COMMENTARY

Combination Bronchodilators for COPD: A Discussion of the Benefits

Nicholas Gross, MD, PhD

Disclosures

October 17, 2014

Efficacy and Safety of a Fixed-Dose Combination of Indacaterol and Glycopyrronium for the Treatment of COPD: A Systematic Review

Rodrigo GJ, Plaza V
Chest. 2014;146:309-317

Summary

Fixed long-acting combinations of both anticholinergic and beta-agonist bronchodilators, not previously available, have been developed. A new fixed combination of glycopyrronium and indacaterol has been extensively evaluated in clinical trials and appears to be nearing US Food and Drug Administration (FDA) approval in the United States. Five phase 3 studies compared the fixed combination of glycopyrronium and indacaterol (Ultibro® Breezhaler®) with each single component or with tiotropium (Spiriva® HandiHaler®).

The trials, which involved 4842 patients with moderate to severe COPD, were randomized, placebo-controlled, and double-blinded and lasted from 3 to 64 weeks. One was a cross-over study. A systematic review of all of these trials showed that lung function, the trough forced expiratory volume in 1 second (FEV1) at 24 hours after a single dose, was significantly improved. There also was a reduction in use of reliever bronchodilation and a significant improvement in quality of life according to a standard chronic obstructive pulmonary disease (COPD) questionnaire called the St Georges Respiratory Questionnaire. These differences applied to the combination vs placebo, vs tiotropium, and vs glycopyrronium (Seebri® Breezhaler®) monotherapy. The safety and tolerability of the fixed combination was equivalent to those of the other treatments. A pooled analysis of the combination vs the beta-agonist monotherapy was not possible.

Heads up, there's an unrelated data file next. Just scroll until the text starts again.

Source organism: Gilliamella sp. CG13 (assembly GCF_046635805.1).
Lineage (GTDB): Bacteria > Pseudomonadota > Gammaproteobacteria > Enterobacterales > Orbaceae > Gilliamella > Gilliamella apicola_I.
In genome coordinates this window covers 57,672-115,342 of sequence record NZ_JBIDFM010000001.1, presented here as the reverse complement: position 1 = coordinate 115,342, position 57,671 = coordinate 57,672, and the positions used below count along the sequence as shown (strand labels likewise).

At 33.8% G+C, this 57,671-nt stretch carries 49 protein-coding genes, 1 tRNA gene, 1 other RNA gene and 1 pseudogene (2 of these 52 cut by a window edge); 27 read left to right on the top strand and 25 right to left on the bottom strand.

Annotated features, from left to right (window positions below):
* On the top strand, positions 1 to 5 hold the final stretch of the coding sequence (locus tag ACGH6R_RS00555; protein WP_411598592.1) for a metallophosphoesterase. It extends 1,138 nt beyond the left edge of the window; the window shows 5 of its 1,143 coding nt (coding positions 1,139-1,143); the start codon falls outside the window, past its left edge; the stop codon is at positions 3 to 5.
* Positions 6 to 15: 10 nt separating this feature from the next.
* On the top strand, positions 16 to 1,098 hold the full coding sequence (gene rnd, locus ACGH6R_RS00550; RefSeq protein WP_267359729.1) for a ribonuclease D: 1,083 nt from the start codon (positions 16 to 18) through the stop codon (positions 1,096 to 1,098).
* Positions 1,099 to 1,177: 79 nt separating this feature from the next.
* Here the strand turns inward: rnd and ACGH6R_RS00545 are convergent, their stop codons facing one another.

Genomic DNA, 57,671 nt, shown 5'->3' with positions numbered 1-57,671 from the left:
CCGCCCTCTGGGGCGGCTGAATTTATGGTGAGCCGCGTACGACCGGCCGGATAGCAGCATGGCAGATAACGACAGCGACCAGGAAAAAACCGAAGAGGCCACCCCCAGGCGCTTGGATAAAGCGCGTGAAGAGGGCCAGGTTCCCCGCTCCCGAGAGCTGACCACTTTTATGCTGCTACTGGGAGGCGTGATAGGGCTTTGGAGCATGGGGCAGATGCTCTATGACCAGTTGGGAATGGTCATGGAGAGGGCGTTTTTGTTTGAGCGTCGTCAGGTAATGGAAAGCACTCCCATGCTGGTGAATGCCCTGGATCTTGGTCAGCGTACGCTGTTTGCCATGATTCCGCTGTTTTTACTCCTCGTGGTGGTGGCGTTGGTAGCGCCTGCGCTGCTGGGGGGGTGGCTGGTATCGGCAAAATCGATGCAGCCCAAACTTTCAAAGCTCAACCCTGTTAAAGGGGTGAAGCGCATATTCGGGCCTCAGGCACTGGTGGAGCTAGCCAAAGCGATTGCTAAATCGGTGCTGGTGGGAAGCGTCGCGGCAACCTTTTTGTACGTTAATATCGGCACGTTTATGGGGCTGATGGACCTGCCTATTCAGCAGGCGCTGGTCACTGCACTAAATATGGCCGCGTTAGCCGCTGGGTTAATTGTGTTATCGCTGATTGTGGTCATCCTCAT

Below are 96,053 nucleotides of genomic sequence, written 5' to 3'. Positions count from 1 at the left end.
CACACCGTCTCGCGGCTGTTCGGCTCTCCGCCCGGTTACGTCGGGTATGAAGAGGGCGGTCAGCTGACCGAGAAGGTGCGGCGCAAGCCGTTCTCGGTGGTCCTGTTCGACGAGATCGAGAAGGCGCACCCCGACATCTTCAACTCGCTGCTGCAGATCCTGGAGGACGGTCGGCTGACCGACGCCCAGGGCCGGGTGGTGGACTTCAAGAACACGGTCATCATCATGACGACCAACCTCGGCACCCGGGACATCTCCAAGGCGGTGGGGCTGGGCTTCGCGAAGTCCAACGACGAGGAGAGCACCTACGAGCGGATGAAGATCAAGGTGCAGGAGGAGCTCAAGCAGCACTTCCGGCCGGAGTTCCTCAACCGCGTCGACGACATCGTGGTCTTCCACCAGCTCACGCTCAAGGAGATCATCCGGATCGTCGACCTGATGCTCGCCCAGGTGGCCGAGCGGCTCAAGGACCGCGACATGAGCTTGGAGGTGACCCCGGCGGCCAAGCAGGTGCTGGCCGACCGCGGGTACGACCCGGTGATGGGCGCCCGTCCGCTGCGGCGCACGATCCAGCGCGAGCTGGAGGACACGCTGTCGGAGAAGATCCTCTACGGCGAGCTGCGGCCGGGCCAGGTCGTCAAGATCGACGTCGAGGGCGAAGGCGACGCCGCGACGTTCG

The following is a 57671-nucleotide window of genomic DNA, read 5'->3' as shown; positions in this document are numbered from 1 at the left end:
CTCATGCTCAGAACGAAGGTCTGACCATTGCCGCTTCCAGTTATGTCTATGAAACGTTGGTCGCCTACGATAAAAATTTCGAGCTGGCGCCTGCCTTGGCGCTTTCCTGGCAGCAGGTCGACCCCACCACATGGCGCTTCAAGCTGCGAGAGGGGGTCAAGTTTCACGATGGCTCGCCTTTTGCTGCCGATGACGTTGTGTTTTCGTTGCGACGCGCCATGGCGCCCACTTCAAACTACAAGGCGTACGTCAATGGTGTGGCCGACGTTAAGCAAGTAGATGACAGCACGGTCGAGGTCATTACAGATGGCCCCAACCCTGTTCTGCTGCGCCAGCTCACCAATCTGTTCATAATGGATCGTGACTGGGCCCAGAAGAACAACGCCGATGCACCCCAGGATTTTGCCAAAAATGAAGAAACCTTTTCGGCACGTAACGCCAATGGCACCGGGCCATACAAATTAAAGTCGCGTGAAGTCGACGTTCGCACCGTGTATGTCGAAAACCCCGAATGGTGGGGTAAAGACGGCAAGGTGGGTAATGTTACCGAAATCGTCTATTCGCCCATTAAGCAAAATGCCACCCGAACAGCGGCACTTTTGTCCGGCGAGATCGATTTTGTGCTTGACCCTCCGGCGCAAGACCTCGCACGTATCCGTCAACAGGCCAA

Viewpoint

Bronchodilators, both short- and long-acting versions, are the cornerstone of symptom control in COPD. They also reduce the frequency of acute exacerbations of COPD, which are the events that cause a major amount of the cost of managing the condition.

Patients with severe and very severe COPD, namely those with lung function of 50% or less of predicted values, are likely to have symptoms despite the use of a single bronchodilator, and current guidelines recommend the use of two long-acting bronchodilators if symptoms of COPD are not controlled by a single bronchodilator agent.[1]

Until very recently, healthcare providers and their patients have had to use single bronchodilators of different classes, namely an anticholinergic agent such as tiotropium plus a beta-agonist like formoterol (Foradil®), to control severe symptoms, often taking two inhalers together. Many patients find it less convenient to take two medications as opposed to one, which potentially leads to reduced compliance, a factor that has been shown to lead to worse outcomes.[2] This is one reason why a fixed combination of two bronchodilators, one of each class, in a single device may be of benefit.

A second benefit is that the combination of 2 bronchodilators not only provides more potent bronchodilation, as shown in the trial result reported above, but also avoids the use of a corticosteroid. Those patients who have needed two bronchodilators to control symptoms have until recently been prescribed a long-acting antimuscarinic antagonist (LAMA) and a long-acting beta-agonist (LABA)-corticosteroid combination (eg, Advair® or Symbicort®). Often these patients have no need of a corticosteroid inhalation, nor do they obtain any benefit, but its use exposes the patient to side effects including pneumonia, osteoporosis, and others. The availability of a fixed LAMA-LABA combination makes available a potent 24-hour bronchodilator combination that does not contain a corticosteroid.

A similar fixed combination of an anticholinergic and a LABA indicated for the long-term, once-daily, maintenance treatment of airflow obstruction in patients with COPD was approved by the FDA late in 2013 and is available as Anoro®. The combination described here, which seems similar, is likely to be available very shortly. At least three other such agents, sometimes including the same components as the above, are in late-stage development.

Abstract

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